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    I doubt if anyone does have a "proper understanding" after completing an accelerated class. I doubt anyone has a proper understanding the morning after a degree no matter what the time between degrees. Further, I've not seen that simply waiting between degrees changes the knowledge that is imparted. It is also worthwhile to remember that this is the manner in which the two degrees were originally conferred in Scotland and, yet, the fraternity survived for the next four hundred years. During WWII in some US jurisdictions it was common to waive the time between degrees yet, again, the fraternity did fine. My degrees were a month apart. Was that long enough? Perhaps not, as two decades on and after having served in a majority of the Craft offices I still don't have a complete understanding of the degrees.
     
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  15. Speedbird13

    Speedbird13 Registered User

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    In the ceremony of Raising, I believe one of the charges states "(in regard to the badge of a MM).. It calls upon you to afford assistance and instruction to your bretheren in the inferior degrees."

    A MM who has been in the Craft for a day, can not offer assistance to an EA FC who has been in the Craft for a couple of months, thus they should not be wearing a MM apron for they really ARN'T a MASTER Mason. They technically are an Apprentice as they are new and learning....
    That is the reason why we have Entered Apprentices. They are new and need to learn.

    I just want to finish this off by say I mean NO dispect to any of my Brothers who have gone through the one day course, but I am just giving my thoughts on it as it really has taken me by surprise
     
  16. Glen Cook

    Glen Cook G A Cook Site Benefactor

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    I agree: an MM who has been such for only a day cannot offer assistance to an FC. That is because he has only been an MM for a day. The underlying assumption in your view is that the MM didn't learn anything and the FC has. I have not seen that to be the case. Simply going to one or two additional meetings surely adds but a minimum of knowledge. It is not my experience that simply putting in the time is consonant with obtaining knowledge. One of the most knowledgeable Masons regarding the highest degrees whom I know went through the accelerated degrees. He is now a senior officer in an appendant body, a 33 Honorary, and a member of Red Cross of Constantine.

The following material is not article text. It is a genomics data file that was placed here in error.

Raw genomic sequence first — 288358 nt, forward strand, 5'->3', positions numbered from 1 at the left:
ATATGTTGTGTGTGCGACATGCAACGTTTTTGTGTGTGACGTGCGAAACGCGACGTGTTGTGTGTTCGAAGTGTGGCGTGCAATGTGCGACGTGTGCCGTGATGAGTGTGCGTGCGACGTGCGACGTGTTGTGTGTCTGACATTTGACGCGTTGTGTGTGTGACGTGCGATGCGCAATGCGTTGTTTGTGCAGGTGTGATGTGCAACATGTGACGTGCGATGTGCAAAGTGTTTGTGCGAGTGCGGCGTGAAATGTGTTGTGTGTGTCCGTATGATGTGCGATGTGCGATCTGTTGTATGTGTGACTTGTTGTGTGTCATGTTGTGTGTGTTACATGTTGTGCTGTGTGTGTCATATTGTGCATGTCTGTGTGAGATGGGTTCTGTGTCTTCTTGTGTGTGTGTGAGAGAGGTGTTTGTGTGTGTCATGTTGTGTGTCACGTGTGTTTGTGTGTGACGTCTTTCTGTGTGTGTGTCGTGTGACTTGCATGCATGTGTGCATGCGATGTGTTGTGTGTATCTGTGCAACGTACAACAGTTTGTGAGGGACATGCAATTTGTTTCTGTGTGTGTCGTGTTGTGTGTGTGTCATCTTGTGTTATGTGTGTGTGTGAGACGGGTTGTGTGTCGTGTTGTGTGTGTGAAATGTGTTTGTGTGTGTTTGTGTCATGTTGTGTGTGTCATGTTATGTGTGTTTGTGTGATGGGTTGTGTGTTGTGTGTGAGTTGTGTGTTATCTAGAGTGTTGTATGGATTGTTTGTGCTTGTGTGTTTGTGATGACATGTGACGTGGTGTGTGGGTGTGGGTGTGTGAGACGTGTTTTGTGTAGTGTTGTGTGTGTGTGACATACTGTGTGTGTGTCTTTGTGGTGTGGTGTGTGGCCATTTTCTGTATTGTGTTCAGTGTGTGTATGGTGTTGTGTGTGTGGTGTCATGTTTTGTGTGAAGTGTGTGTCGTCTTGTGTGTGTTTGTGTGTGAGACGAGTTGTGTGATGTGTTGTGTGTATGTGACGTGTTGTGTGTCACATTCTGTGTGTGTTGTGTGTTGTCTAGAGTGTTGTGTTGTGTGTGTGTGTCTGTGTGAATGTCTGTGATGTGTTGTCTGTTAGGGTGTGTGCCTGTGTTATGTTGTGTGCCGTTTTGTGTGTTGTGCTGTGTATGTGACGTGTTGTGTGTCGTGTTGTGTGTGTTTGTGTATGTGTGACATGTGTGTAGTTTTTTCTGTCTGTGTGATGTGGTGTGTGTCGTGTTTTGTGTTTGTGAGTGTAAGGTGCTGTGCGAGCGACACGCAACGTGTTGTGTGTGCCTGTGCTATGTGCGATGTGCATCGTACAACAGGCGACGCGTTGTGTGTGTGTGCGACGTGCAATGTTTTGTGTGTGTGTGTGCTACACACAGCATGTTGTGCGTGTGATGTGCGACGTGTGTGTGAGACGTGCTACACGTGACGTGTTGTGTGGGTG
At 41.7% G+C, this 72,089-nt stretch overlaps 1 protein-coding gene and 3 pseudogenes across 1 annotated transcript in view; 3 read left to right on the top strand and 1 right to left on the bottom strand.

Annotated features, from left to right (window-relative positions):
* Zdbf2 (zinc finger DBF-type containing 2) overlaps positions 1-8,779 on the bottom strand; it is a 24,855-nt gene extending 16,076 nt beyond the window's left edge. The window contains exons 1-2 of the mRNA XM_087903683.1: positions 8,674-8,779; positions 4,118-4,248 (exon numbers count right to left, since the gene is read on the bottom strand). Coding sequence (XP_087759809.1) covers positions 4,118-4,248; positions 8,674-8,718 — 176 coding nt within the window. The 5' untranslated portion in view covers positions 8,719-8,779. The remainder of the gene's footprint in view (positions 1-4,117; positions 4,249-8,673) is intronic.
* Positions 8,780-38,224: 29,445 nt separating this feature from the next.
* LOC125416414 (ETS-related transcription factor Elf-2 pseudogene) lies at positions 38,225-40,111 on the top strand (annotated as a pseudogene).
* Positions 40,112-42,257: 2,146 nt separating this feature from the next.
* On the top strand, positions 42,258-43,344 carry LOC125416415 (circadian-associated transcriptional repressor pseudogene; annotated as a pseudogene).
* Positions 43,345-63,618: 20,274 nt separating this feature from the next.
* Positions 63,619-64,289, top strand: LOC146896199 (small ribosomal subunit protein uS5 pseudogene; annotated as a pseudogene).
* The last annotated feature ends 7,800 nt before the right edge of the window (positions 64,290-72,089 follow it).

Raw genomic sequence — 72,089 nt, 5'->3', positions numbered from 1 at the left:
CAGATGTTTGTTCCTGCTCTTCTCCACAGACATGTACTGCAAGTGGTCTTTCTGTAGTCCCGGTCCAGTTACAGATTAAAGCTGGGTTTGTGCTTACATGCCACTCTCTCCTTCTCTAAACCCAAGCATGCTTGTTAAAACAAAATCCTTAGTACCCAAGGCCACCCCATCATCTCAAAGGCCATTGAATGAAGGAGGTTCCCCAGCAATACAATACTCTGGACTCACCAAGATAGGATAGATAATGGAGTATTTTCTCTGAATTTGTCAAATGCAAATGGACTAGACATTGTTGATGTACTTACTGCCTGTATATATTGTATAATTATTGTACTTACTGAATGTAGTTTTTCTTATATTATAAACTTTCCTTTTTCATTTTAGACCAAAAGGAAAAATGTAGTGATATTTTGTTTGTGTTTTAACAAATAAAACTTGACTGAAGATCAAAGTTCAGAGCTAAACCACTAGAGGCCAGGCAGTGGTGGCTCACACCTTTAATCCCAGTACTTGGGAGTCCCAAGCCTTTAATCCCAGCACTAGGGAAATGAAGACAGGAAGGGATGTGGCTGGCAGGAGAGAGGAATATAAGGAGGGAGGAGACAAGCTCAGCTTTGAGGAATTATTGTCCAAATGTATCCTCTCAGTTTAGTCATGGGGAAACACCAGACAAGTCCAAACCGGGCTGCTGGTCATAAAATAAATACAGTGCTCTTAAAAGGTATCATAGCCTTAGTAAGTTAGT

There is also the issue of what we wish to be communicating: Masonic knowledge or Masonic character. One of the greatest ritualists I've known, a PGM of his jurisdiction and a PGM of DeMolay, is a suspended Mason for violating his ob. Simply putting in the time does not a Mason make.
     
  17. Glen Cook

    Glen Cook G A Cook Site Benefactor

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    And I respect that position. OTOH, I didn't get that much wandering around, unable to see what was being done, disoriented. I have obtained more from the degrees I have observed, and even more from those I conferred.
     
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  18. Glen Cook

    Glen Cook G A Cook Site Benefactor

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    Ahh, but not all jurisdictions require this memorization.
     
  19. MasterBulldawg

    MasterBulldawg Registered User

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    No matter if you went through ODC or the more traditional way.... it is about the time and effort you put in to it after being raised. ..I have seen 1 dayers like myself who jump in and are eager to learn and work then I have seen ones take the traditional way and once they are raised you see nothing more of them ...they just become names added to the Lodge rolls.
     
  20. Warrior1256

    Warrior1256 Site Benefactor

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    Good point!